The breakaway movement from the NUWSS was formed in 1903 and named the Women’s Social and Political Union (WSPU). Led by Emmeline Pankhurst and her daughters, Sylvia and Christabel, they were prepared to be more active in an attempt to gain women the vote. Nicknamed the Suffragettes, they were rather extreme, with some of their tactics including pouring acid on golf courses where the MPs played, cutting telephone wires and even chaining themselves to railings during loud and often violent protests. These women even went to the extreme of destroying major works of art for publicity, for example, Mary Richardson who became known as ‘Slasher Mary’, attacked the ‘Rockeby Venus’ by Velázquez in the National gallery seven times with an axe in 1914, which gained a lot of news coverage. Suffragette militancy was the result of politicians trying to ignore the issue of “votes for women” in the early 19th century. It is arguable that their militancy set the cause back, as seen by the rejection of the idea of votes for women in the results of the 2nd Conciliation Bill in 1912, and Asquith’s refusal to consider concessions until all militancy stopped. Even some women did not believe that having the vote was necessary, as they were content with their position in society. Many men were also opposed to women having the vote, and in 1909, a petition by the Men’s League Opposing Women’s Suffrage was signed by thousands of males like Lord Curzon, Vice President of the above league and of the Conservative Party who firmly believed that militancy resulted from the mental instability of women. These factors all seemed to prove that the militant approach did not work, and when Sylvia was kicked out of the WSPU in 1913, it was regarded that the Suffragette movement was too radical and aggressive by many. Their tactics angered politicians, who claimed that they showed women to be untrustworthy and unworthy of the vote. MP’s thought that these women were mentally unstable and so were not in a suitable state of mind to vote sensibly. When Asquith agreed to meet in June 1914, he only met with the East London branch of Suffragettes. At this meeting, he agreed that it would be unjustified to grant limited suffrage to women with unlimited suffrage to men. This suggested a willingness to accept women’s suffrage if it was part of a broader scheme. Yet, he did not meet with all Suffrage organisations. Suffragette militancy took the cause to the attention of the whole country. For example, the Cat and Mouse Act of 1913, which was passed as hunger strikes were making the Suffragette prisoners ill, so they were sent home from prison to recover, then ordered back to serve their full sentence, allowed the whole nation to see how serious these women were about the cause, and at what lengths they would go to, to get their point across. Britain’s awareness was further raised when Emily Davidson ran out in front of the King’s horse at the Derby in 1912, subsequently killing herself. She was perceived by some as a martyr to the cause, but mainly as a fringe lunatic, as the WSPU didn’t even know of her plan. In addition, the Suffragettes proved to politicians that they were responsible and dedicated to helping the nation when they ceased their campaign when war broke out in 1914.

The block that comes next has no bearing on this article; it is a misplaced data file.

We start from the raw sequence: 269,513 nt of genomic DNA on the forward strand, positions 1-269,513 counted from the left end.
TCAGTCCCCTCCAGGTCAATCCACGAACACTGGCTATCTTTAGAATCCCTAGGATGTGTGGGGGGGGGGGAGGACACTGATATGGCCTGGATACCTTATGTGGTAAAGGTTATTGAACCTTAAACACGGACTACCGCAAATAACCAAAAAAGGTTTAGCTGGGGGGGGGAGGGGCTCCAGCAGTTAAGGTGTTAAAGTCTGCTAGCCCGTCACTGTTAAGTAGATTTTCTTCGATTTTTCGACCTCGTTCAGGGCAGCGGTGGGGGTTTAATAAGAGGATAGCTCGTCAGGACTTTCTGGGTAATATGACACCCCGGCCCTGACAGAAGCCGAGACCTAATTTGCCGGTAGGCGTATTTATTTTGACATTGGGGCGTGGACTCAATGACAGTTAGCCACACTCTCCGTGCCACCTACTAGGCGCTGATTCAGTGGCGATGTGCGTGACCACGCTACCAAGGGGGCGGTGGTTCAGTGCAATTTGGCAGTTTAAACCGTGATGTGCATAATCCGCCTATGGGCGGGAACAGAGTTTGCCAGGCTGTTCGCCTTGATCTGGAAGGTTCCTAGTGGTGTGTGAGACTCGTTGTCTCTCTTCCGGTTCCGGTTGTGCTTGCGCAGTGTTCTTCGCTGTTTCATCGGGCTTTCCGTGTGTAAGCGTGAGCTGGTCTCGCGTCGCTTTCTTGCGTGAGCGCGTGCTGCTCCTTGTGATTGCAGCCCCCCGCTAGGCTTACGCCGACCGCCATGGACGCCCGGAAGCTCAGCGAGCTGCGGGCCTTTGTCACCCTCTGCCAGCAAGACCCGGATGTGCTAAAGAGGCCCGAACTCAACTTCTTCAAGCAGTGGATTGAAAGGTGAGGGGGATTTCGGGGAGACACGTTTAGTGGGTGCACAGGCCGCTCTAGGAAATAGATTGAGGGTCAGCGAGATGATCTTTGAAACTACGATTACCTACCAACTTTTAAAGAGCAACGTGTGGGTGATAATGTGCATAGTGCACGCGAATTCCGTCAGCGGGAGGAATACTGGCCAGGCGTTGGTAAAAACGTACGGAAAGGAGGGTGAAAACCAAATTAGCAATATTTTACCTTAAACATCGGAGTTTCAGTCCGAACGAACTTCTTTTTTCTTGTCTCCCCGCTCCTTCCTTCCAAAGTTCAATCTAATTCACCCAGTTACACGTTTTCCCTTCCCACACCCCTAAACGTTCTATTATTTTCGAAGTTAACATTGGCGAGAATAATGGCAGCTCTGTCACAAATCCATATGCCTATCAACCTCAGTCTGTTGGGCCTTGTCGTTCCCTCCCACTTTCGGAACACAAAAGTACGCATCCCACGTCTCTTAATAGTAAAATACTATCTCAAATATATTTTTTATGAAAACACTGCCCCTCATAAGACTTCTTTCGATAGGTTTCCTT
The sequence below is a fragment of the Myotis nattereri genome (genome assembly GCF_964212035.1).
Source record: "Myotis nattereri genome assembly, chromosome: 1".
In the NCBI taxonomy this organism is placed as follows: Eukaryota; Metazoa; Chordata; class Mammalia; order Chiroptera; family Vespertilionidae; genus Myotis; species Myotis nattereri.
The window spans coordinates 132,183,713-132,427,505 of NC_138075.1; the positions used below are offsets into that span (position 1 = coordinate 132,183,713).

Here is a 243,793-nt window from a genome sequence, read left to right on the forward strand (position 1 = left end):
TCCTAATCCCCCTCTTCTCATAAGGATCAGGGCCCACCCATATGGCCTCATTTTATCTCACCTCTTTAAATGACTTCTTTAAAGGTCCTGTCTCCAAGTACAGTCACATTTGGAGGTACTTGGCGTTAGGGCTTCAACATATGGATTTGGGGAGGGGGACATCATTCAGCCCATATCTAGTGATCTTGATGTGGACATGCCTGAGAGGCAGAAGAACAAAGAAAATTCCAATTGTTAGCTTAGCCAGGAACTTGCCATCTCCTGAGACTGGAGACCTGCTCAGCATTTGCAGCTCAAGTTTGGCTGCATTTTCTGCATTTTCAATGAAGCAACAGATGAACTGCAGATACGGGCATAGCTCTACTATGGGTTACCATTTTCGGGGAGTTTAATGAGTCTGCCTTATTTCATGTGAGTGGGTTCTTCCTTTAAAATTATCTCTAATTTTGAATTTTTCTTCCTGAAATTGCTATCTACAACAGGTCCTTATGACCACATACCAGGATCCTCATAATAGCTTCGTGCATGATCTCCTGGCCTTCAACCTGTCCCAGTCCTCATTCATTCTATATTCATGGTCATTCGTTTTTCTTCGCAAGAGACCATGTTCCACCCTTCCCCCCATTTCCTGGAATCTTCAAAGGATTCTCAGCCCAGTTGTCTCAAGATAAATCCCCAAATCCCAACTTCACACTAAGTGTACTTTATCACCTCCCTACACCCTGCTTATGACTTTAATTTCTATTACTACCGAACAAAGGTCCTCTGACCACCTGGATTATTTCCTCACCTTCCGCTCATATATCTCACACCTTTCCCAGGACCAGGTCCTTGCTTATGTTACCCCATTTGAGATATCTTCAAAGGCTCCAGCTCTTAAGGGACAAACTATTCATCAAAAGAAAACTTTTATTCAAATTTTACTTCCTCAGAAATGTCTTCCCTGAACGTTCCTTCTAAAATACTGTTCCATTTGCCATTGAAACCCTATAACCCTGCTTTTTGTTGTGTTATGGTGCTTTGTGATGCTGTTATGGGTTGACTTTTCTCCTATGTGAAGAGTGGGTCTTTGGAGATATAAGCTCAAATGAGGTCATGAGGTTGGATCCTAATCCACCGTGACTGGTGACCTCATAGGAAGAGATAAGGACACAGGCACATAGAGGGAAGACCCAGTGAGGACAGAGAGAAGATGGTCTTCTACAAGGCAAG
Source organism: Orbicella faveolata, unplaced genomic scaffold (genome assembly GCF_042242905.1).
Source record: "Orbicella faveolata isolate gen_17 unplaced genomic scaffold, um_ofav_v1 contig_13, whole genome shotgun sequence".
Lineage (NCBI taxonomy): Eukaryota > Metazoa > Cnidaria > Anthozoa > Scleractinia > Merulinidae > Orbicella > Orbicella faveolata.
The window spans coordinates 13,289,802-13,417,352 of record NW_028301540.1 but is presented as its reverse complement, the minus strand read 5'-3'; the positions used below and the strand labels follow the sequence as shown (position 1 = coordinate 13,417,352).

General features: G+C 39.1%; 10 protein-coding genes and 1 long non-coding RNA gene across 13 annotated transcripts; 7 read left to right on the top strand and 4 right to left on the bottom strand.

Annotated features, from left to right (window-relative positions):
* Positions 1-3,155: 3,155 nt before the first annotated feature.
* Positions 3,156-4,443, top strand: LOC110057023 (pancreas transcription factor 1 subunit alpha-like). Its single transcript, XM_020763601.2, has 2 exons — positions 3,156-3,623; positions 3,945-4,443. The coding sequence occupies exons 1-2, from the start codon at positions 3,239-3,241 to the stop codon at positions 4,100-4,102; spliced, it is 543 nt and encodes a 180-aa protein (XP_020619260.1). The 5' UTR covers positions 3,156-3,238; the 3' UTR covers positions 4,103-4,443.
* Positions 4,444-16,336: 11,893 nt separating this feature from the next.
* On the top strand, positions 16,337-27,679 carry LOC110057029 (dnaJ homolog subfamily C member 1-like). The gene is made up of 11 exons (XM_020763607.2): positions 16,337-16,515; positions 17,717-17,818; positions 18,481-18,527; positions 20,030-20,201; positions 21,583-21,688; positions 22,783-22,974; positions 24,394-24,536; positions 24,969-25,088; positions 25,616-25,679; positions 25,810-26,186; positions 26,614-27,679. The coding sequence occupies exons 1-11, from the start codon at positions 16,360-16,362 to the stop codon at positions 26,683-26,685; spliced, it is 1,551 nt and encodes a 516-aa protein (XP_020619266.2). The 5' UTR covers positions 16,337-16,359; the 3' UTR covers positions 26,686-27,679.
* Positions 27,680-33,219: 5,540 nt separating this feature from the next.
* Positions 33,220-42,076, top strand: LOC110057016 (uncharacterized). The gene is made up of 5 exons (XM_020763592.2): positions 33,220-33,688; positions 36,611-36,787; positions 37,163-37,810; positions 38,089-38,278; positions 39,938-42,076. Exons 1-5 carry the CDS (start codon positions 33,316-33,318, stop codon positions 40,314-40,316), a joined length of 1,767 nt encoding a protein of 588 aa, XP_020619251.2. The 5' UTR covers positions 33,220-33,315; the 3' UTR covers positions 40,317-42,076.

During the late 19th and early 20th century, women were advancing in the workplace, being employed as secretaries and typists, working in offices or shops and even as teachers in schools. This was due to the growth of the Civil Service and the building of new department stores throughout Britain. These jobs were permitted because they didn’t require the women to have much training, although women were paid less than men. By 1911 366,268 women were employed as shop assistants and 39,773 as civil servants. Women were granted more legal rights, such as being able to divorce their husbands if they were being violently abused and gained more rights over their children and money. They were even granted the right to vote in local elections in the Municipal Franchises Act of 1869, but only if they owned property themselves. As women were granted a better education in the late 1800s, the range of subjects taught to young women broadened and were improved, some women were permitted to go to university; a change which would have been seen as unacceptable in previous decades. However, educational opportunities were very different for working class women and middle class women. They were offered different access to education, which led to unequal job opportunities. These new educational rights for women benefited the middle class, but reinforced the working class’ domestic role by limiting their educational choice. The changing status of women during the early 20th century was rapidly sped up by the outbreak of war in 1914.